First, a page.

Christmas is coming early for inventors, innovative companies, patent attorneys and anyone in the technology/innovation industry that relies upon patent protection. Faced with a growing backlog and long patent pendency periods in a difficult fiscal environment, the United States Patent and Trademark Office (USPTO) is reaching out to former patent examiners, inviting them to return to the agency. According to David Kappos, the Director of the USPTO and Undersecretary of Commerce for Intellectual Property: “Because of their prior experience, returning examiners will need little training and will be able to hit the ground running. These examiners can have an immediate impact on the patent examination backlog and reducing the backlog is our top priority.” In the past I have written over and over again that the USPTO should bring back former patent examiners, precisely for the reasons stated by Kappos (e.g., 5th paragraph and 5th paragraph). I am not about to claim that the USPTO listened to me, but whether they listened to me or came up with this idea on their own it is something I have thought made a lot of sense for a long time. So, not surprisingly, I think this is a wonderful idea!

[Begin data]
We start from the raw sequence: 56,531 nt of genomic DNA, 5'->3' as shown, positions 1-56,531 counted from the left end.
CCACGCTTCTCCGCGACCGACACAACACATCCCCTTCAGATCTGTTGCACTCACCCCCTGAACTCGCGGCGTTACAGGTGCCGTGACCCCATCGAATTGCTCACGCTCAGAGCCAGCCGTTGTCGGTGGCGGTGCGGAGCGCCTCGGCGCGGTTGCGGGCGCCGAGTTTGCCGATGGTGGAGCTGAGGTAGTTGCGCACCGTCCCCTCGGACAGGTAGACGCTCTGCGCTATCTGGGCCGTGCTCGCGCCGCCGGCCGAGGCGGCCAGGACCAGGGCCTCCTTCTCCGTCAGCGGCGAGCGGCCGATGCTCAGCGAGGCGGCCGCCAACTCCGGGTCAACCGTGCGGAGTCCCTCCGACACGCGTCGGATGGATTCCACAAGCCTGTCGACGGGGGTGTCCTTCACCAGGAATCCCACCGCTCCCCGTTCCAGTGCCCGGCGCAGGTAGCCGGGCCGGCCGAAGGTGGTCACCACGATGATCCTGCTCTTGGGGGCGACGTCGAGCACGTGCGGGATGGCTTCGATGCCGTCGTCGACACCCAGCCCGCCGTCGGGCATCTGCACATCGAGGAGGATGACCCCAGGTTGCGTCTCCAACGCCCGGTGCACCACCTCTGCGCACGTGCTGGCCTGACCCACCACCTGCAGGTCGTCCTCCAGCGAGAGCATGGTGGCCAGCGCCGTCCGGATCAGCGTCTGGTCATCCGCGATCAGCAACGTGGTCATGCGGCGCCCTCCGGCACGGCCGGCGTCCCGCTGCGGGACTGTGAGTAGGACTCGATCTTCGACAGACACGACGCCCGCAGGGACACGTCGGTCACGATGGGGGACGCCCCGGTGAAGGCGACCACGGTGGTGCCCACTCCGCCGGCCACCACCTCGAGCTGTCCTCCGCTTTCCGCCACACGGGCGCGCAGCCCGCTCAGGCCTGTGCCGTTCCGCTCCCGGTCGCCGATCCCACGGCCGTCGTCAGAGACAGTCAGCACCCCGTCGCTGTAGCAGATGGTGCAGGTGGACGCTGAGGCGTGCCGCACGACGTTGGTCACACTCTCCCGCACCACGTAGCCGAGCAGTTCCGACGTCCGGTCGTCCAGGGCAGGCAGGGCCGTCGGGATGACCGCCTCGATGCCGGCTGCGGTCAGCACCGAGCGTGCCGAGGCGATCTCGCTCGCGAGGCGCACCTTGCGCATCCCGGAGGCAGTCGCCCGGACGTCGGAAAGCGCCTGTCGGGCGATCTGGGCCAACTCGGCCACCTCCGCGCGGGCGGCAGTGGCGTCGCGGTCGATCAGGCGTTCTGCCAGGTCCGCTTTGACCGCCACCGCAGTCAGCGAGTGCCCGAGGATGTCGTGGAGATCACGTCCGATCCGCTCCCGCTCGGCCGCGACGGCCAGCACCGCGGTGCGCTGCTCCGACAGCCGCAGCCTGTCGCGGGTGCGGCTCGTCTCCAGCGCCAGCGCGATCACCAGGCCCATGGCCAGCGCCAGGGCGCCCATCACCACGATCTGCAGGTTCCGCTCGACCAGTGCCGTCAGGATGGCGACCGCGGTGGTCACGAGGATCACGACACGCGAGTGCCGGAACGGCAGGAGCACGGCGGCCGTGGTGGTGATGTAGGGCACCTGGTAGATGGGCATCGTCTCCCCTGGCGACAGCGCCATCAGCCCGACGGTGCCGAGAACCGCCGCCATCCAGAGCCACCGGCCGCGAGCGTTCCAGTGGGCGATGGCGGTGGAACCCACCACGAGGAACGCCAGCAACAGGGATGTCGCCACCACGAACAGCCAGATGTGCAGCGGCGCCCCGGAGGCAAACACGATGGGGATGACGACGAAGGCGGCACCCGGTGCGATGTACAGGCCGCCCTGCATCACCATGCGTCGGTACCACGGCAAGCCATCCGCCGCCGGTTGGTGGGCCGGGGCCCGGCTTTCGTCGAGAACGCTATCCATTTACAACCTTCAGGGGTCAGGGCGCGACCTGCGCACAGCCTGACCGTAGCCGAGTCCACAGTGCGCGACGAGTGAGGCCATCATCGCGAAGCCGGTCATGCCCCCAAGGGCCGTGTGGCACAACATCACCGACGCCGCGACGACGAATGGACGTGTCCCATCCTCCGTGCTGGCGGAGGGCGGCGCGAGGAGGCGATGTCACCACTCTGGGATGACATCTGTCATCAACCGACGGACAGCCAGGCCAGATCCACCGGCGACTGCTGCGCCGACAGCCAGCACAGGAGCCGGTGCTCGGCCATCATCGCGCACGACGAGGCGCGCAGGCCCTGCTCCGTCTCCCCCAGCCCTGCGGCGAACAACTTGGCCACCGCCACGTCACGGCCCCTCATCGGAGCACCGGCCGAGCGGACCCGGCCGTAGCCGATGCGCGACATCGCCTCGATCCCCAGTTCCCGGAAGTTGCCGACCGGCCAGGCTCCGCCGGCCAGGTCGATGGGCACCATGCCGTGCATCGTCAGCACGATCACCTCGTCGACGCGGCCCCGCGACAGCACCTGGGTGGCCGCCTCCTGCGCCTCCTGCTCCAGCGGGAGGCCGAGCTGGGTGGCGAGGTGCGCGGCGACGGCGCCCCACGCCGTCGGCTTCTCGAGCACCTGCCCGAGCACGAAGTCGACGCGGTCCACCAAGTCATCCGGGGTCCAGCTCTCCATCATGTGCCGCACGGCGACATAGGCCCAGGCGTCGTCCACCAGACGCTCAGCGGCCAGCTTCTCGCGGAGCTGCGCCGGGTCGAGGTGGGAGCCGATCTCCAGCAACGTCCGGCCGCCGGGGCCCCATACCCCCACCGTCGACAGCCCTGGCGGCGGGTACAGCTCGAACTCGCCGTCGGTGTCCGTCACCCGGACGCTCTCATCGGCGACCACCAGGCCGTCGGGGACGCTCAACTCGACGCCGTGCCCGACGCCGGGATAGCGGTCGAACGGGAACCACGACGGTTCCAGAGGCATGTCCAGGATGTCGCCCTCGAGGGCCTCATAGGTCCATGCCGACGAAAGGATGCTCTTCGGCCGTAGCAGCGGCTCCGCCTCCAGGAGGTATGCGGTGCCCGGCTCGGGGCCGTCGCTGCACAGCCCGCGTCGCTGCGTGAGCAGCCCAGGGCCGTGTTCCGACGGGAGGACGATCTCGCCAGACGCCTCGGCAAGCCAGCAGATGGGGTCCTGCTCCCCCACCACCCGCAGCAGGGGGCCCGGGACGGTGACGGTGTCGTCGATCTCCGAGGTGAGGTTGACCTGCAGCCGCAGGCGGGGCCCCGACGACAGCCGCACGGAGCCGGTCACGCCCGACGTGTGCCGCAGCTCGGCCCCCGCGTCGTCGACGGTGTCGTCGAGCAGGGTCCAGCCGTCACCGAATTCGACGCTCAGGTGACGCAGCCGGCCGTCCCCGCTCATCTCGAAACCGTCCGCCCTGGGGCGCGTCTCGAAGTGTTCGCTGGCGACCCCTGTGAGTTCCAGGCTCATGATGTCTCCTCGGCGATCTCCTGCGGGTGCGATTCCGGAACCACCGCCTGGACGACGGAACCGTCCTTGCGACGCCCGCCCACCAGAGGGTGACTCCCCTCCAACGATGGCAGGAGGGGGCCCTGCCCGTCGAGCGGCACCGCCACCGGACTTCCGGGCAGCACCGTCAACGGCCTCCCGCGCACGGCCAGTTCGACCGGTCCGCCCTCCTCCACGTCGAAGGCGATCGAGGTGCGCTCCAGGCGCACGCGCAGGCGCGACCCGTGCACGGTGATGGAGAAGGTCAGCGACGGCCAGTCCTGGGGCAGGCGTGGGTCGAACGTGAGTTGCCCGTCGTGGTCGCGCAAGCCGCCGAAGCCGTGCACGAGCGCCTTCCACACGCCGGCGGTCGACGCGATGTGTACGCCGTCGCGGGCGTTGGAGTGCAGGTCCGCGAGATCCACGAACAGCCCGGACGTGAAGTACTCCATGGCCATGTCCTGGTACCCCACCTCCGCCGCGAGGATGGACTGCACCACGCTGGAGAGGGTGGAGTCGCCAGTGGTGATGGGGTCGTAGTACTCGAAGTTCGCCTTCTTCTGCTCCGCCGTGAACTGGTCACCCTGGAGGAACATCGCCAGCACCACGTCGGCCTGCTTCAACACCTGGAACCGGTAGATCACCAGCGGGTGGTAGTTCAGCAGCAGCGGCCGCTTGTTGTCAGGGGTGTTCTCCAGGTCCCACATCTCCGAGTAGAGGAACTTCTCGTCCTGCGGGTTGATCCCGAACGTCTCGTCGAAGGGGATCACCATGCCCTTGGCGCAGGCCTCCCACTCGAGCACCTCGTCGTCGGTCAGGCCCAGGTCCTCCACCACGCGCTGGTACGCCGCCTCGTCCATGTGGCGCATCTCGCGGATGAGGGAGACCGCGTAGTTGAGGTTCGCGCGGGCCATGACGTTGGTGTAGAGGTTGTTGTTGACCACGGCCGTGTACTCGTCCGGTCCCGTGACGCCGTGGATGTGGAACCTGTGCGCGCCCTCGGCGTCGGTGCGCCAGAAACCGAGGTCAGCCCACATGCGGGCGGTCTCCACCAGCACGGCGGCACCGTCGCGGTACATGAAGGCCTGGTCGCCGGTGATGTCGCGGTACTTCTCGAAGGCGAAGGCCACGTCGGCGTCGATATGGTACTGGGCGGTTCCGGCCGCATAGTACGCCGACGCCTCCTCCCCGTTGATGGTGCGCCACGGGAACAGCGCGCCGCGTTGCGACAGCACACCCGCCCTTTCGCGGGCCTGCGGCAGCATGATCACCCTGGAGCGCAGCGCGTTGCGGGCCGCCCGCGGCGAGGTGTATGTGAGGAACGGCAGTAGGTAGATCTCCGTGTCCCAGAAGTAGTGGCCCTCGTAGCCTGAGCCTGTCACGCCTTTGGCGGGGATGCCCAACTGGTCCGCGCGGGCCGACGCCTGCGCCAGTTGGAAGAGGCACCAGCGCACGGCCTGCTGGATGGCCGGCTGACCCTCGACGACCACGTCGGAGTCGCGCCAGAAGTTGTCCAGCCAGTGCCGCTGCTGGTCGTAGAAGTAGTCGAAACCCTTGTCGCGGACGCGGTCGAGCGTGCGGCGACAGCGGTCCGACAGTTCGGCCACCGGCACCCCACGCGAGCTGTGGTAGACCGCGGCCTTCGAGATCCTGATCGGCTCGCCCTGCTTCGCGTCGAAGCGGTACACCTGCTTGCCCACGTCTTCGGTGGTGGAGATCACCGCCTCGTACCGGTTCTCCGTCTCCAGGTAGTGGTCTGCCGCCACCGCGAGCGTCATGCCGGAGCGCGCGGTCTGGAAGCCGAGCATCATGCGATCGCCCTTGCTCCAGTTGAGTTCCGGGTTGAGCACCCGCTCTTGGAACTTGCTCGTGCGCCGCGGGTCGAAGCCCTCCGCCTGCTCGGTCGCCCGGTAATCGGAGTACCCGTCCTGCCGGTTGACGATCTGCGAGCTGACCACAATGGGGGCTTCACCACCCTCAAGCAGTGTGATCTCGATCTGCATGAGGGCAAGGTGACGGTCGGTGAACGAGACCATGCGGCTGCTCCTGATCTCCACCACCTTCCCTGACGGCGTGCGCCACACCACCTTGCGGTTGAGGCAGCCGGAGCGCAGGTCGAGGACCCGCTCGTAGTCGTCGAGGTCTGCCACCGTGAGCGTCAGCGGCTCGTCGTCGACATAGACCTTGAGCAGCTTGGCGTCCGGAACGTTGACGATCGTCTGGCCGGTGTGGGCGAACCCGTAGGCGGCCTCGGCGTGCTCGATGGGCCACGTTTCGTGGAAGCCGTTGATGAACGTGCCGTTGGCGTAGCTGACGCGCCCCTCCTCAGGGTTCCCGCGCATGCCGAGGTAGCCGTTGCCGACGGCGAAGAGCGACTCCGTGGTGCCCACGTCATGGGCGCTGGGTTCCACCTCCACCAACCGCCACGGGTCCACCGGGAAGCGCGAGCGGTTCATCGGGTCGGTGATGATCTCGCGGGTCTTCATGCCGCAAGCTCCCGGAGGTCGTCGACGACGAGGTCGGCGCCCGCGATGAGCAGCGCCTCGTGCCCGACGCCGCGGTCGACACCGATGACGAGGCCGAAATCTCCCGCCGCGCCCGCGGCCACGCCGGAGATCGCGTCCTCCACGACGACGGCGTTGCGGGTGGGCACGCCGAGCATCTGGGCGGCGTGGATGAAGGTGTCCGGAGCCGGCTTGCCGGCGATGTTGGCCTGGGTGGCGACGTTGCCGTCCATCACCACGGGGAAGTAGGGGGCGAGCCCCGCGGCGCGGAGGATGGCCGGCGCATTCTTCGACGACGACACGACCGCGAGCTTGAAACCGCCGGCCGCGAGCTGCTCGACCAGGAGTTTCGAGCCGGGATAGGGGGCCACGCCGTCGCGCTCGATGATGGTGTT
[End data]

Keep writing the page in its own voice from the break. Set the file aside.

This is straight from the “you have to be kidding me” file, and for more reasons than immediately are apparent simply by looking at the invention. This invention is a doll urn, which allows for the storing of a human’s or a pet’s ashes. The invention comprises a doll body, a doll head, a doll top, and a voice recorder for recording or playing a message. Disposed in the doll head is an internal compartment, wherein a secure container for holding the ashes may be inserted into the internal compartment via an aperture on the doll head. The doll top comprises a stopper for fitting into the aperture so as to prevent ashes from spilling out of the internal compartment. In one particular version the name of the deceased is imprinted on one foot and the birth date and date of death are imprinted on the other foot (see Figure 6). As strange as this invention seems, the truly sad aspect is that it was granted in just over 10 months! So while some inventors must wait many years (i.e., 3, 4, 5, 6 or more years) this particular inventor was able to file and obtain a patent on her invention in about 10 months. While I am happy for this particular inventor, allow me to notice that something is dramatically wrong at the Patent Office if this invention can get treatment so quickly and commercially viable inventions that could form the basis for investment and business growth languish for years.